Dilandau Albatou of the anime Vision of Escaflowne gets sliced along the left side of his face (what it is with the left side, anyway?) during a skirmish with Van Fanel, and because Dilandau is already an unstable narcissistic freak, this wound sends him over the edge and let the animators have a field day competing to see who could draw him with the most psychotic expression short of foaming at the mouth. For Dilandau, the scar that he so often strokes thereafter is an unsightly mar upon his beautiful face and is entirely Van's fault, and fuels his obsession for killing Van throughout the series.

In the anime series Death Note, the character Mello's face becomes scarred through spoilerific means. Here we seem him munching on chocolate, as usual. But it should be noted that after he becomes scarred—or perhaps more accurately because of the events that lead to his scarring—Mello becomes more obsessive and underhanded with regards to his goals. In this case, it is events that lead to his change in personality and the scar serves as a symbolic reminder.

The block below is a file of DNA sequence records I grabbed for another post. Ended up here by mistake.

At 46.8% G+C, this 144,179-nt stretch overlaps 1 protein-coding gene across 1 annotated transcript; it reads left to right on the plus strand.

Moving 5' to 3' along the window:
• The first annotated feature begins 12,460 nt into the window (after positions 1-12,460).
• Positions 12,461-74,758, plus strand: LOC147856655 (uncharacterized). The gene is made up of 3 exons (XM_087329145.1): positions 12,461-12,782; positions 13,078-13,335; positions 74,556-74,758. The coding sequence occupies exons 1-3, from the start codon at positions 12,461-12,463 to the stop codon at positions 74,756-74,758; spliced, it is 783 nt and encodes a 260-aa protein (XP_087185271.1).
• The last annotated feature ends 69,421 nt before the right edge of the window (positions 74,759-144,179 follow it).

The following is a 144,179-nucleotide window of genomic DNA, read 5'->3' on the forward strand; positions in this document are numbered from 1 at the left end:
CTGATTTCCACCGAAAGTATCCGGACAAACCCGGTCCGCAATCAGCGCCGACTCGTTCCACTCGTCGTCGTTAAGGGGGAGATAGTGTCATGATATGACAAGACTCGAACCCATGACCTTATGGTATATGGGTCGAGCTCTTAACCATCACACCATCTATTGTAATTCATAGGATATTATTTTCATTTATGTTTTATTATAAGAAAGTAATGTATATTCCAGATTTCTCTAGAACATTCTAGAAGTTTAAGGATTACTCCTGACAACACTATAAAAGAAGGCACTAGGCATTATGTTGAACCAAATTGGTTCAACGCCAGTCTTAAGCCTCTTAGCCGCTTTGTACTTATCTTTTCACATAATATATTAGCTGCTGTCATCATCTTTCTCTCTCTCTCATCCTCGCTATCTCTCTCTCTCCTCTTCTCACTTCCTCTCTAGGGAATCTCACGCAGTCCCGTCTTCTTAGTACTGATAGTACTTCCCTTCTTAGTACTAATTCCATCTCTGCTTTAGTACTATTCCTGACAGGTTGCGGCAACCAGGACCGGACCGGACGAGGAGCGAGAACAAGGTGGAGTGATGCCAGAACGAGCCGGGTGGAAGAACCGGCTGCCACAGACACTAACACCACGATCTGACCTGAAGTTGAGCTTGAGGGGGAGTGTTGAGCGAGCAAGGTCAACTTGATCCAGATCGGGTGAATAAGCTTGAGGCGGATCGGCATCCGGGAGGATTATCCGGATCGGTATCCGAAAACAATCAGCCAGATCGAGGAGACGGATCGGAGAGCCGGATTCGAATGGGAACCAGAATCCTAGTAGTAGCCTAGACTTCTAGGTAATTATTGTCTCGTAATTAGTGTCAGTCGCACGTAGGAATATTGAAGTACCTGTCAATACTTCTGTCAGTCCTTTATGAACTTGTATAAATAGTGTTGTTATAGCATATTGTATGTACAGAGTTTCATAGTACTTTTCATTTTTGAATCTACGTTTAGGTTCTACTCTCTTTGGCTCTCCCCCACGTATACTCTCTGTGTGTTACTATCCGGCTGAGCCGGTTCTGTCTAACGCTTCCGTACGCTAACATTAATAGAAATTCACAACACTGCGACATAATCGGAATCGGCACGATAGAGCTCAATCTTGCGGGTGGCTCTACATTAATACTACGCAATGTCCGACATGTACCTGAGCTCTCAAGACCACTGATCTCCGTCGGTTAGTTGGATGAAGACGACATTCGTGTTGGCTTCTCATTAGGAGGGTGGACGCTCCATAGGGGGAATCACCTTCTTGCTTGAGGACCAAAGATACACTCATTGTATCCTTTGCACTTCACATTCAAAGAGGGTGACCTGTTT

In Bleach, Grimmjow is scarred by Ichigo. A lot. In this case, however, it's not just a single fine slice across his face, but massive owwiness. While I can't speak for all fan art, what fan art I've seen of Grimmjow is typically not of him crisped and burninated and mono-armed. Clearly his amount, type, and location of scarring goes beyond aesthetic appeal and perhaps becomes either grotesque or just simply not "sexy." Is this because there is something tragically attractive about near-perfection or perfection-now-marred, but not immense or intense amounts of disfigurement? And yet fan art of Mello in his scarred state is more prevalent than that of scarred!Grimmjow—is it because Mello isn't also missing an arm and is more femininely androgynous than machismo-manly Grimmjow?

Moving beyond anime, there is Inigo Montoya of The Princess Bride by William Goldman, a Spanish man who has parallel scars on his cheeks—one on each cheek, vertically, scarred for life as a child, he was. For him, these are scars of remembrance of vengeance, for the six-fingered Count who gave them to him also killed his father.